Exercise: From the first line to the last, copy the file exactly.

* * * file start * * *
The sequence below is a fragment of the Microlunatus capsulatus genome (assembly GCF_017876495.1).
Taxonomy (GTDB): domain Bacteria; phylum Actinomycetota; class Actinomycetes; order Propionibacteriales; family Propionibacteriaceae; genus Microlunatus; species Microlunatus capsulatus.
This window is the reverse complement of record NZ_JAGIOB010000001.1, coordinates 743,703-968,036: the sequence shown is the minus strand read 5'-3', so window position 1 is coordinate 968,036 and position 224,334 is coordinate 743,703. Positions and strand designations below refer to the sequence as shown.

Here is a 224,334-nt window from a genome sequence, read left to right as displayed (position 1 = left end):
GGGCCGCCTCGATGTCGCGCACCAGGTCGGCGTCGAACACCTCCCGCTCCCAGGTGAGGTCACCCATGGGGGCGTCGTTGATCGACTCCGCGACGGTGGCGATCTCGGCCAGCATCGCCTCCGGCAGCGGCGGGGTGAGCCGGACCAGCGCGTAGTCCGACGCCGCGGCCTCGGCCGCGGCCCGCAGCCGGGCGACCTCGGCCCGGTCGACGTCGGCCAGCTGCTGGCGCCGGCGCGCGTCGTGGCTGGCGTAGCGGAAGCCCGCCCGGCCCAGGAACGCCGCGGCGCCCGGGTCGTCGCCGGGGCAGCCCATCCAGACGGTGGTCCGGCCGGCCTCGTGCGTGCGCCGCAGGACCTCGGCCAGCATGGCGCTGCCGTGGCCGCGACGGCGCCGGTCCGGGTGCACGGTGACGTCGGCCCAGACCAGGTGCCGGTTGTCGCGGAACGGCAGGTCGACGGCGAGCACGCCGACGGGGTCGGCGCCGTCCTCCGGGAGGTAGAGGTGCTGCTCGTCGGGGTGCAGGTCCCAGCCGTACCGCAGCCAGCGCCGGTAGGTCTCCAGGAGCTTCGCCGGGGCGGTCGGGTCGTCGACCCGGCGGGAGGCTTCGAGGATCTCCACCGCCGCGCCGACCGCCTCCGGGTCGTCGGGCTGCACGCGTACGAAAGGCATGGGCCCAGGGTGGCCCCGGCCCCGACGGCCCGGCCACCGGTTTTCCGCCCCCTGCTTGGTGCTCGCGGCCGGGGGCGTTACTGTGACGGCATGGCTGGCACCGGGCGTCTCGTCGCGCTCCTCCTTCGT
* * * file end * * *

The sequence below is a fragment of the Microlunatus capsulatus genome (assembly GCF_017876495.1).
Taxonomy (GTDB): domain Bacteria; phylum Actinomycetota; class Actinomycetes; order Propionibacteriales; family Propionibacteriaceae; genus Microlunatus; species Microlunatus capsulatus.
This window is the reverse complement of record NZ_JAGIOB010000001.1, coordinates 743,703-968,036: the sequence shown is the minus strand read 5'-3', so window position 1 is coordinate 968,036 and position 224,334 is coordinate 743,703. Positions and strand designations below refer to the sequence as shown.

Here is a 224,334-nt window from a genome sequence, read left to right as displayed (position 1 = left end):
GGGCCGCCTCGATGTCGCGCACCAGGTCGGCGTCGAACACCTCCCGCTCCCAGGTGAGGTCACCCATGGGGGCGTCGTTGATCGACTCCGCGACGGTGGCGATCTCGGCCAGCATCGCCTCCGGCAGCGGCGGGGTGAGCCGGACCAGCGCGTAGTCCGACGCCGCGGCCTCGGCCGCGGCCCGCAGCCGGGCGACCTCGGCCCGGTCGACGTCGGCCAGCTGCTGGCGCCGGCGCGCGTCGTGGCTGGCGTAGCGGAAGCCCGCCCGGCCCAGGAACGCCGCGGCGCCCGGGTCGTCGCCGGGGCAGCCCATCCAGACGGTGGTCCGGCCGGCCTCGTGCGTGCGCCGCAGGACCTCGGCCAGCATGGCGCTGCCGTGGCCGCGACGGCGCCGGTCCGGGTGCACGGTGACGTCGGCCCAGACCAGGTGCCGGTTGTCGCGGAACGGCAGGTCGACGGCGAGCACGCCGACGGGGTCGGCGCCGTCCTCCGGGAGGTAGAGGTGCTGCTCGTCGGGGTGCAGGTCCCAGCCGTACCGCAGCCAGCGCCGGTAGGTCTCCAGGAGCTTCGCCGGGGCGGTCGGGTCGTCGACCCGGCGGGAGGCTTCGAGGATCTCCACCGCCGCGCCGACCGCCTCCGGGTCGTCGGGCTGCACGCGTACGAAAGGCATGGGCCCAGGGTGGCCCCGGCCCCGACGGCCCGGCCACCGGTTTTCCGCCCCCTGCTTGGTGCTCGCGGCCGGGGGCGTTACTGTGACGGCATGGCTGGCACCGGGCGTCTCGTCGCGCTCCTCCTTCGT